aquariusSo, what I'd like to know is: what are your cool ideas? What help do you need from me in making them happen? What do you want to use Ubuntu One for in your apps and your scripts and your work?18:53
aquariusand I've got about five minutes left, I think, so I'm happy to answer questions if anyone has any18:53
aquariusotherwise, thanks for listening and I can hand over to alecu who is going to talk about DBus :)18:54
alecuhello all18:56
ClassBotThere are 5 minutes remaining in the current session.18:56
aleculet's wait a couple more minutes and then we'll start18:56
ClassBotchadadavis asked: What's the best way to stay up to date on the API documentation status?18:58
aquariuschadadavis, watch the U1 blog where we'll announce that the developer site is available18:58
alecuhello all19:01
=== ChanServ changed the topic of #ubuntu-classroom to: Welcome to the Ubuntu Classroom - https://wiki.ubuntu.com/Classroom || Support in #ubuntu || Upcoming Schedule: http://is.gd/8rtIi || Questions in #ubuntu-classroom-chat || Event: Ubuntu App Developer Week - Current Session: Take control of your desktop easily with DBus - Instructors: alecu
alecuMy name is alecu, some people also call me "Alejandro J. Cura"19:01
ClassBotLogs for this session will be available at http://irclogs.ubuntu.com/2011/04/13/%23ubuntu-classroom.html following the conclusion of the session.19:01
alecuI'm a developer on the Ubuntu One team, currently working on the desktop side of Ubuntu One.19:02
alecuFor the past year or so I've been using DBus a lot to do bits and pieces of my work, so I'd like to share a bit of that during this session.19:03
alecuAs you all probably know, DBus is a way for applications to request services from other applications.19:03
alecuFor instance, Ubuntu One asks the gnome-keyring daemon for passwords.19:04
alecuOr the sound menu asks the music players to start playing or to change tracks.19:04
alecuso, let's dive into an example...19:04
alecufor this we need to have d-feet installed19:04
alecusudo apt-get install d-feet19:05
alecuso, everybody has d-feet installed by now?19:05
alecuopen it, and let's browse the Dbus bus a bit19:06
alecugo to File -> Connect to Session19:06
alecuand we will be able to explore the Session Bus19:06
alecuon the left we have a list of Bus Names. It's common for each application that's providing a service to use one, but some apps export more than one Bus Name.19:07
alecuclicking on one of the Bus Names, we'll see a list of Object Paths on the right19:07
alecuit's very common for one application to export more than one Object Path19:08
alecuif you click on one Bus Name and no object paths appear, that means that the application is not providing introspection data, and that means that we'll need to ask the app developers for more info on how to use those services thru dbus.19:09
alecubut the common case is to have both introspection data and some dbus documentation...19:09
aleculet's look at one example19:10
aleculet's open banshee, or some rhythmbox19:10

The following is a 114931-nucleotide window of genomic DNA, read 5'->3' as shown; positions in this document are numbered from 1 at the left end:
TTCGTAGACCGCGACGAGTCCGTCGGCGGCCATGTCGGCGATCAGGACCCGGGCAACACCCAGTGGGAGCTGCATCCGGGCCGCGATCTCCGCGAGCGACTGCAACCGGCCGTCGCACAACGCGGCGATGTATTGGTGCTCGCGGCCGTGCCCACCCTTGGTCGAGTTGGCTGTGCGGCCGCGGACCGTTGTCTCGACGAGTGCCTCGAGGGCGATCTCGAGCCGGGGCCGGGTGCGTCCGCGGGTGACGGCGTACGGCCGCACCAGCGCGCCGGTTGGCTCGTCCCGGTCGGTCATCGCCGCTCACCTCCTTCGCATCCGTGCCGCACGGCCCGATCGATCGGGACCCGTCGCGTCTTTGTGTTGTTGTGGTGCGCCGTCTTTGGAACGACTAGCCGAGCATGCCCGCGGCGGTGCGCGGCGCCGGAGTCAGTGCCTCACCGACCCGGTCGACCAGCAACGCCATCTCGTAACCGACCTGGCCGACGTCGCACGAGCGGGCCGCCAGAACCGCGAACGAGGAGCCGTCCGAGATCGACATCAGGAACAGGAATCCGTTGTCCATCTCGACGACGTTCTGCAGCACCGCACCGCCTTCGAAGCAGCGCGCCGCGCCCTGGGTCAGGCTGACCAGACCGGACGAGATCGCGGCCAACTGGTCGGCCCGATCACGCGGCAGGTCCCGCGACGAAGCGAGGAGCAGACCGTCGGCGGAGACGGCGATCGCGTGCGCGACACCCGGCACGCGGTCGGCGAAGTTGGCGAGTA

alecuwhen we run banshee, we'll see on d-feet that a new "Bus Name" was published to provide services to other apps19:11
alecutry clicking on d-feet on it: org.bansheeproject.Banshee19:11
alecuon the right hand we'll see a few Object Paths19:12
aleculet's open /org/mpris/MediaPlayer219:12
alecuand open the "org.mpris.MediaPlayer2.Player" interface19:12
=== kevin4896 is now known as kdemarest
alecuInside that interface we'll see a list of Methods, Properties and Signals19:13
=== tubadaz is now known as tubadaz_away
aleculet's try one Method: play19:13
alecusorry, Play()19:13
alecudouble click on it, and a new small window opens "Execute D-Bus Method"19:14
alecujust click on Execute19:14
alecubanshee should start playing19:14
alecu(if it does not, try making it play some song by hand, then pausing it thru d-feet)19:15
alecuand then try playing with the other methods19:17
alecufor instance, Seek takes a parameter, try 3000000019:17
alecuor -3000000019:18
ClassBotchadadavis asked: there are a few 'play' methods under other object paths. Why are there so many? What's the difference, in the case of banshee here?19:18
alecuchadadavis, you mean Play and PlayPause?19:18
alecuI think Play always plays, but PlayPause is like a toggle.19:19
alecuchadadavis, the thing is that I don't know exactly how that works, and since it won't be documented in a DBus browser like d-feet we need to find some spec19:19
alecuand I was just pointing all of you to this example, because there's a lovely documentation for this interface, and it's common to many-many media players.19:20
alecuit's http://xmms2.org/wiki/MPRIS19:21
alecuand for the work I've been doing for the gnome-keyring and kwallet, I've been using the "Secrets Service API" http://people.collabora.co.uk/~stefw/secret-service/19:22
=== tubadaz_away is now known as tubadaz
alecuso you'll probably need some similar docs for the service you are trying to use19:23
alecuor just use an explorer like d-feet to experiment with the interface you want.19:23
alecuSo, after finding some service that you want to use, and some docs on it, you'll want to use DBus from your own application.19:24
alecuI've mostly used python for this, but I understand that other bindings are similar.19:24
alecuHere's a few examples I've made, so we can go over:19:25
alecubzr branch lp:~alecu/+junk/dbus-lessons19:25
ClassBotcrazedpsyc asked: if credentials are transported through DBus, can't I, or anyone else see them by using something like dbus-monitor?19:26